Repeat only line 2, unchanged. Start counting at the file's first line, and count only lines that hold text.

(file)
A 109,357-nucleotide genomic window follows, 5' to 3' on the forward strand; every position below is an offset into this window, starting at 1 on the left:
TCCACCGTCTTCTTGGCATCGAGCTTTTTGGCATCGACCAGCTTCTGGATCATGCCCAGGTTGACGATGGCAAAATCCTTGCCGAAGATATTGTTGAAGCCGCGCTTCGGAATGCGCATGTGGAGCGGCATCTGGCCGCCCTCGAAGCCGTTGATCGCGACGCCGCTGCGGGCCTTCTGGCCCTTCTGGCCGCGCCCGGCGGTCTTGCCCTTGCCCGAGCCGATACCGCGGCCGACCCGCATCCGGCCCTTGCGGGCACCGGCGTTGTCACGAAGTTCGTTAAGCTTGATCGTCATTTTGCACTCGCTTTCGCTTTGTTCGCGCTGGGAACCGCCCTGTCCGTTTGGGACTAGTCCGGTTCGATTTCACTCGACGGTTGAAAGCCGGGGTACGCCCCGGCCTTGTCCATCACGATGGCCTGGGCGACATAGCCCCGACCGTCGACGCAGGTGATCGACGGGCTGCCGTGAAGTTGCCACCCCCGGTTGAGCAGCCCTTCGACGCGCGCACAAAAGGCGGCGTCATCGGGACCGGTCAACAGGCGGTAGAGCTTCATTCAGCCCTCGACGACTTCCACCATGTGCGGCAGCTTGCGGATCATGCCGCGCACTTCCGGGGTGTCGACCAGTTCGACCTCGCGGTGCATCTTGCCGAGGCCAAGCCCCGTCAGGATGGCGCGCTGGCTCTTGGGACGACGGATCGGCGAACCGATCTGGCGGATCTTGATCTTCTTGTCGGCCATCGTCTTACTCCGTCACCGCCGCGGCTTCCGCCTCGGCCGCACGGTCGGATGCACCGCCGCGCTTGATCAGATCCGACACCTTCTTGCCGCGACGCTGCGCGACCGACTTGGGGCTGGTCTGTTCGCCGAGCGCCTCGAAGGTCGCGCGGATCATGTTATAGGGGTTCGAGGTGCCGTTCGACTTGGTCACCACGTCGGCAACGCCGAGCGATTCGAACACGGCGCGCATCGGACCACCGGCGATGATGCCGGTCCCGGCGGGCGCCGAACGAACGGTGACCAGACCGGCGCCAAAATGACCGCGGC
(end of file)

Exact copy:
TCCACCGTCTTCTTGGCATCGAGCTTTTTGGCATCGACCAGCTTCTGGATCATGCCCAGGTTGACGATGGCAAAATCCTTGCCGAAGATATTGTTGAAGCCGCGCTTCGGAATGCGCATGTGGAGCGGCATCTGGCCGCCCTCGAAGCCGTTGATCGCGACGCCGCTGCGGGCCTTCTGGCCCTTCTGGCCGCGCCCGGCGGTCTTGCCCTTGCCCGAGCCGATACCGCGGCCGACCCGCATCCGGCCCTTGCGGGCACCGGCGTTGTCACGAAGTTCGTTAAGCTTGATCGTCATTTTGCACTCGCTTTCGCTTTGTTCGCGCTGGGAACCGCCCTGTCCGTTTGGGACTAGTCCGGTTCGATTTCACTCGACGGTTGAAAGCCGGGGTACGCCCCGGCCTTGTCCATCACGATGGCCTGGGCGACATAGCCCCGACCGTCGACGCAGGTGATCGACGGGCTGCCGTGAAGTTGCCACCCCCGGTTGAGCAGCCCTTCGACGCGCGCACAAAAGGCGGCGTCATCGGGACCGGTCAACAGGCGGTAGAGCTTCATTCAGCCCTCGACGACTTCCACCATGTGCGGCAGCTTGCGGATCATGCCGCGCACTTCCGGGGTGTCGACCAGTTCGACCTCGCGGTGCATCTTGCCGAGGCCAAGCCCCGTCAGGATGGCGCGCTGGCTCTTGGGACGACGGATCGGCGAACCGATCTGGCGGATCTTGATCTTCTTGTCGGCCATCGTCTTACTCCGTCACCGCCGCGGCTTCCGCCTCGGCCGCACGGTCGGATGCACCGCCGCGCTTGATCAGATCCGACACCTTCTTGCCGCGACGCTGCGCGACCGACTTGGGGCTGGTCTGTTCGCCGAGCGCCTCGAAGGTCGCGCGGATCATGTTATAGGGGTTCGAGGTGCCGTTCGACTTGGTCACCACGTCGGCAACGCCGAGCGATTCGAACACGGCGCGCATCGGACCACCGGCGATGATGCCGGTCCCGGCGGGCGCCGAACGAACGGTGACCAGACCGGCGCCAAAATGACCGCGGC